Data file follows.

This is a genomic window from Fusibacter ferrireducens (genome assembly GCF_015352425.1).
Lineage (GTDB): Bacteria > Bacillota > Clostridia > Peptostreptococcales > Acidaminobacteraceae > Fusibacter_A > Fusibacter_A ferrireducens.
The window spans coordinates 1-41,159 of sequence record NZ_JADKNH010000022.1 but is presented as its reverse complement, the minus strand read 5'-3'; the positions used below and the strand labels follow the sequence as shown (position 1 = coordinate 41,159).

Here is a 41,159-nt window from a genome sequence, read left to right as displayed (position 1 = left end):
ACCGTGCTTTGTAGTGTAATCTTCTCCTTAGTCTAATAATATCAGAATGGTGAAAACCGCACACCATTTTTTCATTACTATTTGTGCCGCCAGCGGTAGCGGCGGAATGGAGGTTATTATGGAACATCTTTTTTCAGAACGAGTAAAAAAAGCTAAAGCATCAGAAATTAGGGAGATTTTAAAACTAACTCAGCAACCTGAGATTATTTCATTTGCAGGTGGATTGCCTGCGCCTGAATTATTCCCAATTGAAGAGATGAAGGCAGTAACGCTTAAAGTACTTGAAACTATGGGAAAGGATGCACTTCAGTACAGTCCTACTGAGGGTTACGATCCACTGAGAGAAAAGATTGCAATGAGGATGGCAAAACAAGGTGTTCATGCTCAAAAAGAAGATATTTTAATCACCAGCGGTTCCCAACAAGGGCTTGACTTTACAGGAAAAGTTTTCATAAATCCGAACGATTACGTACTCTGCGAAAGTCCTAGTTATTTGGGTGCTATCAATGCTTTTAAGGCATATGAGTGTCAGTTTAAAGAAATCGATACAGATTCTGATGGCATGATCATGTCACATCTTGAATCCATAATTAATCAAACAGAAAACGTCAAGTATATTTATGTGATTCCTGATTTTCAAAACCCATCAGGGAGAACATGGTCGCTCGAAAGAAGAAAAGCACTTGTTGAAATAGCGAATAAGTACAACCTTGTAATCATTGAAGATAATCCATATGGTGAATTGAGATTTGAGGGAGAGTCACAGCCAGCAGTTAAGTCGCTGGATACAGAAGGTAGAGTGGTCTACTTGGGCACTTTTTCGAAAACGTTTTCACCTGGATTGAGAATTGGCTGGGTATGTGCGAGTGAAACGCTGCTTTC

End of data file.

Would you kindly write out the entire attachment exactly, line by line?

This is a genomic window from Fusibacter ferrireducens (genome assembly GCF_015352425.1).
Lineage (GTDB): Bacteria > Bacillota > Clostridia > Peptostreptococcales > Acidaminobacteraceae > Fusibacter_A > Fusibacter_A ferrireducens.
The window spans coordinates 1-41,159 of sequence record NZ_JADKNH010000022.1 but is presented as its reverse complement, the minus strand read 5'-3'; the positions used below and the strand labels follow the sequence as shown (position 1 = coordinate 41,159).

Here is a 41,159-nt window from a genome sequence, read left to right as displayed (position 1 = left end):
ACCGTGCTTTGTAGTGTAATCTTCTCCTTAGTCTAATAATATCAGAATGGTGAAAACCGCACACCATTTTTTCATTACTATTTGTGCCGCCAGCGGTAGCGGCGGAATGGAGGTTATTATGGAACATCTTTTTTCAGAACGAGTAAAAAAAGCTAAAGCATCAGAAATTAGGGAGATTTTAAAACTAACTCAGCAACCTGAGATTATTTCATTTGCAGGTGGATTGCCTGCGCCTGAATTATTCCCAATTGAAGAGATGAAGGCAGTAACGCTTAAAGTACTTGAAACTATGGGAAAGGATGCACTTCAGTACAGTCCTACTGAGGGTTACGATCCACTGAGAGAAAAGATTGCAATGAGGATGGCAAAACAAGGTGTTCATGCTCAAAAAGAAGATATTTTAATCACCAGCGGTTCCCAACAAGGGCTTGACTTTACAGGAAAAGTTTTCATAAATCCGAACGATTACGTACTCTGCGAAAGTCCTAGTTATTTGGGTGCTATCAATGCTTTTAAGGCATATGAGTGTCAGTTTAAAGAAATCGATACAGATTCTGATGGCATGATCATGTCACATCTTGAATCCATAATTAATCAAACAGAAAACGTCAAGTATATTTATGTGATTCCTGATTTTCAAAACCCATCAGGGAGAACATGGTCGCTCGAAAGAAGAAAAGCACTTGTTGAAATAGCGAATAAGTACAACCTTGTAATCATTGAAGATAATCCATATGGTGAATTGAGATTTGAGGGAGAGTCACAGCCAGCAGTTAAGTCGCTGGATACAGAAGGTAGAGTGGTCTACTTGGGCACTTTTTCGAAAACGTTTTCACCTGGATTGAGAATTGGCTGGGTATGTGCGAGTGAAACGCTGCTTTC